Interview with Anne Coates
I’d like to welcome Anne Coates back to my blog. Her new book, ‘Death’s Silent Judgement’ is out on the 11th May of this year. As part of the event I have interviewed Anne.
As you know I loved ‘Dancers in the Wind’ and I am thoroughly looking forward to your next book which is out in May. Can you tell me a bit about it please?
‘Death’s Silent Judgement’ continues Hannah Weybridge’s story and opens with her discovering the dead body of her close friend Liz Rayman in the crypt of St John the Evangelist at Waterloo where she ran a weekly pro bono dental surgery. Initially the police write off the murder as perpetrated by one of the homeless clients high on drink or drugs. Neither Hannah or Liz’s mother, Lady Celia Rayman, is convinced by this theory and Celia employs the journalist to start investigating. No spoilers here.
Did you have to do much research?
I know the area (and the Cardboard City in the Bullring in the 90s) really well. My mother was born in Waterloo and many of my extended family lived there. I also worked for IPC magazines when situated at King’s Reach Tower, Stamford Street which gave me a good backdrop. Having written the first three chapters many years ago, strangely I had never been inside the church. I have subsequently attended many meetings there and it will be the venue for my launch party.
My work as a freelance journalist for newspapers and magazines gave me a solid background for my protagonist.
There are themes that I have gone back to primary sources for research – I won’t mention these as I hope readers will be surprised and intrigued as to how the novel progresses. I am also blessed with friends who work in diverse careers whom I can tap into for information. Great to do my research over a glass of wine and a chat with a friend!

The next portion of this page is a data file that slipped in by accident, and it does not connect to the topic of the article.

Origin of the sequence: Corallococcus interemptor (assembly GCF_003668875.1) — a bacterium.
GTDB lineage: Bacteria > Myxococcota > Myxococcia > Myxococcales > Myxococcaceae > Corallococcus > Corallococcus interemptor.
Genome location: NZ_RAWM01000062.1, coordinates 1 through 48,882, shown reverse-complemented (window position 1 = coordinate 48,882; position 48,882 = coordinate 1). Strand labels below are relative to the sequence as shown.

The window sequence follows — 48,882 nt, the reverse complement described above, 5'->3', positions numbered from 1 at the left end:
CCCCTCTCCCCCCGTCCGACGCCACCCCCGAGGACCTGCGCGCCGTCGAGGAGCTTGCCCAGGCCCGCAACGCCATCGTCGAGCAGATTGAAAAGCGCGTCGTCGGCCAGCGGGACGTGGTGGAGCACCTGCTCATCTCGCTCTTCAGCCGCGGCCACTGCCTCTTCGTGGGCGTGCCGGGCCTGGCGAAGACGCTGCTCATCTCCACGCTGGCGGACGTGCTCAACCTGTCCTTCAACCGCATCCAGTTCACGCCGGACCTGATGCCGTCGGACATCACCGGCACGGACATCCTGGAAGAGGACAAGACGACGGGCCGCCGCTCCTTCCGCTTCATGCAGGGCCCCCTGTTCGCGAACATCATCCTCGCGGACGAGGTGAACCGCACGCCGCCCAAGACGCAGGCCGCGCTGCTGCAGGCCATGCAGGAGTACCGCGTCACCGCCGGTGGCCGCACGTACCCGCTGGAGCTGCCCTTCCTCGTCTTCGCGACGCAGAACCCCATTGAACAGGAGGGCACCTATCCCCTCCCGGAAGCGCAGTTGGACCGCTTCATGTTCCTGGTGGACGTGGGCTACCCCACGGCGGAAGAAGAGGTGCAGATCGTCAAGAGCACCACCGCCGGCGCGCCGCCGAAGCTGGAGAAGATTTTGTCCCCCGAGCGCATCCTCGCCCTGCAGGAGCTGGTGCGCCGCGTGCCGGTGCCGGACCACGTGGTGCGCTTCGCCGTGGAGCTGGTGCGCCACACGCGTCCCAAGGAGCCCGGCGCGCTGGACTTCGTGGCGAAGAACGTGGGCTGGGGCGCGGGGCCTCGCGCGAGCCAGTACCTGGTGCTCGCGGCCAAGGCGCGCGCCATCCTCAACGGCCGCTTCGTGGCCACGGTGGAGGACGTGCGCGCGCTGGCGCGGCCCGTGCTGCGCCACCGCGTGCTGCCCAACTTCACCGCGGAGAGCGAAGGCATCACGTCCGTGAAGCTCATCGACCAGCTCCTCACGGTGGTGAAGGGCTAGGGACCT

What made you decide to write crime fiction?
The first short story I had published was a “confession” of a crime and many of my tales with a twist which I wrote for magazines like Bella (some published in ‘Cheque-Mate & Other Tales of the Unexpected’) concerned a crime of some description from fraud to murder. I love reading crime novels and believe you should always write what you would like to read!
Can you relate to any of your characters?
I am blessed/cursed with the type of mind which can put me in someone else’s shoes very easily.
Hannah Weybridge has some of my foibles and characteristics (but is not me). In many ways she is my alter ego and does things I wish I had the guts to do. I would never be such a risk-taker. There are other characters I have fallen a bit in love with like Tom Jordan the DI in ‘Dancers in the Wind’ and James, the doctor who also features in both books. I have a real soft spot for Sam who has a small role in DitW and DSJ but may have more to say in book three which I am currently working on. Linda comes to the fore in book three and she is an amalgam of some of my loveliest friends. I can also put myself into the minds of my baddies – which probably reveals a bit too much about me and my darker side!
How long on average does it take you to write a book?
As a journalist I learned to write fast and stick to deadlines so that discipline helps with writing books. So the answer to your question is, it depends on the deadline but I do like a lot of thinking/dreaming time for ideas to percolate and take root. My writing is very character led and they often take me off in directions I would never have contemplated when I first started a particular book.
Do you have a favourite place where you do your writing?
Not really. I usually write at home although I also scribble down ideas on buses and trains. As my first draft is written on my laptop it means I can be anywhere – even in my garden when it’s warm. If I get stuck with a scene I find changing rooms helps – a move to the kitchen or bedroom encourages a new perspective.